During the City’s management of the rally, there was conflict between City Manager Maurice Jones and then-Mayor and current Councilor Mike Signer after he allegedly threatened to fire Jones and former police chief Al Thomas for not allowing him to enter a command center that day. 

In the weeks following the rally, a leaked Council memo also detailed the body’s frustrations regarding the police and city response to the demonstrations as uncertainty surrounded Jones’s future as city manager. 

Now, the Council’s discussion comes just over a week after the body decided not to renew Jones’s contract as city manager which expires in December of this year. 

Don Gathers — former chair of the Charlottesville Blue Ribbon Commission on Race, Memorials and Public Spaces and one of the founders of Charlottesville’s chapter of Black Lives Matter — lamented the Council’s decision regarding Jones at Monday’s meeting, saying it was the latest unfair termination of a black man from a position of power in Charlottesville.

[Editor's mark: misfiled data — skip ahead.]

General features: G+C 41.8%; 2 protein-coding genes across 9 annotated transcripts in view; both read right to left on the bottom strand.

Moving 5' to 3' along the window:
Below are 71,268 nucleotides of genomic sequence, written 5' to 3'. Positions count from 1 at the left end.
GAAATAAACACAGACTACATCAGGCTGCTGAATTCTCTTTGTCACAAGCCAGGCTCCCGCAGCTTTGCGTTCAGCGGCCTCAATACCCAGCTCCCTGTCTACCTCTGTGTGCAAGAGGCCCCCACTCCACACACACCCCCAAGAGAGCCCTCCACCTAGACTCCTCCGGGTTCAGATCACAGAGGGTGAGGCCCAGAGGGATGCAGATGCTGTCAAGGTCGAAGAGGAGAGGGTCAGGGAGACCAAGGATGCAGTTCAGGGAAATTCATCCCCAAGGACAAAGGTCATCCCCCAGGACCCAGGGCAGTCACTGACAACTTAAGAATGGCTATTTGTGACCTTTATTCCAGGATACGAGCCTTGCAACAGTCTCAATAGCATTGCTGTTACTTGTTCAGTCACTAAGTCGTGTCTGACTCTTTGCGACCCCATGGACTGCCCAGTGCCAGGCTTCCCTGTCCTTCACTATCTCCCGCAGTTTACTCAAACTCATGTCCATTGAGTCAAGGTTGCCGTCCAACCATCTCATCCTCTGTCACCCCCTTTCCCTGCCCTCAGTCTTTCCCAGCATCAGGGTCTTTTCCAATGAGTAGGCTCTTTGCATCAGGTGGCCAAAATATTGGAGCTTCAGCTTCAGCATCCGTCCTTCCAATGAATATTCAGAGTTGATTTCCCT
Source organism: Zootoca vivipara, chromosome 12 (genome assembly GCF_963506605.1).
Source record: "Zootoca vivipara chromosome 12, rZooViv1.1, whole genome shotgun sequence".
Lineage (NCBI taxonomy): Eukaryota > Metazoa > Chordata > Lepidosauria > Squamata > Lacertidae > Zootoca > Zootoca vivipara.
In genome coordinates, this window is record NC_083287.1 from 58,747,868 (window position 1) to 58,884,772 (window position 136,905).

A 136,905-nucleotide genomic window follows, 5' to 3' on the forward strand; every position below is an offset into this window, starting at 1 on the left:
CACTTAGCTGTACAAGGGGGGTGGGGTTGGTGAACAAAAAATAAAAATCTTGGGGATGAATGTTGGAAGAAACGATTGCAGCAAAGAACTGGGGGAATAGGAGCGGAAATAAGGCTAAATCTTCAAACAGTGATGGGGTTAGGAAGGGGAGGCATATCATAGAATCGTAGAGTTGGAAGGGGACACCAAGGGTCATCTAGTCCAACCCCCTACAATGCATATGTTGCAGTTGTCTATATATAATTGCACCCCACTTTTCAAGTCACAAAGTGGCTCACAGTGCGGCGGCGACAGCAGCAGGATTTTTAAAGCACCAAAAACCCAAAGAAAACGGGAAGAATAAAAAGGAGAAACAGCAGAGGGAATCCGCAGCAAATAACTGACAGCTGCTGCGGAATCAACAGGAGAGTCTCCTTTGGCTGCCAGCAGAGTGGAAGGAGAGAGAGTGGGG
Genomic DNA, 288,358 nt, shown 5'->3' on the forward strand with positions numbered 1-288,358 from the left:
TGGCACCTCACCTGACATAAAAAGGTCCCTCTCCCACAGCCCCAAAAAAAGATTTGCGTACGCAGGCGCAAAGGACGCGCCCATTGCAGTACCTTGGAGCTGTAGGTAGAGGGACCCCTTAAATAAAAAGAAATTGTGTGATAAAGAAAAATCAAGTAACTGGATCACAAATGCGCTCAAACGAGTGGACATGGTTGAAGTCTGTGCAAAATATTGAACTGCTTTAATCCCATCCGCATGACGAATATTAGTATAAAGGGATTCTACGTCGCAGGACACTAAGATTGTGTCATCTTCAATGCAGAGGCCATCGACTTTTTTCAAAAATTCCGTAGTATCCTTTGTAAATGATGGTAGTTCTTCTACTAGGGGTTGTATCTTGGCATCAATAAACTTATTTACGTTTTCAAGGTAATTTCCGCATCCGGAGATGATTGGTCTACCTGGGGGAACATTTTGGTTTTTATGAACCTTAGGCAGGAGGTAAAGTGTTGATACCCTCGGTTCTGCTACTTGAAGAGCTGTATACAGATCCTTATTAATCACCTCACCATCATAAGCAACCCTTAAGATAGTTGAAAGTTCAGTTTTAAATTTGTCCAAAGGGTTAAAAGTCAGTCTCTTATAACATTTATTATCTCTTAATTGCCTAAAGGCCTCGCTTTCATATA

Gathers referred to what he saw as the forced retirement of Thomas — a black man —  in December 2017 amidst criticism for the police response for the Unite the Right rally, while he said former deputy police chief Gary Pleasants — a white man who deployed tear gas against counter-protesters during a KKK rally in Charlottesville July 8 of last year — was allowed to retire with full benefits. 

“I haven't always agreed with you [Jones], but in my opinion you didn't deserve this,” Gathers said during the meeting. “So once again a black man is being held directly responsible and terminated, while whites that are blatantly wrong and out of line are allowed to saunter off into the sunset for retirement. It is what I refer to as a ‘job genocide’ for black men in positions of power in this city. Council, I sincerely believe that you have made a mistake that will ultimately come back to haunt us — where and when if ever does this stop?” 

According to the National League of Cities, the mayor — under a council-mayor form of government — typically assumes many of the powers and responsibilities normally carried out by a city manager under a council-manager form of government. Under the proposed transition to a strong mayor form of government, there would likely no longer be a city manager position in Charlottesville.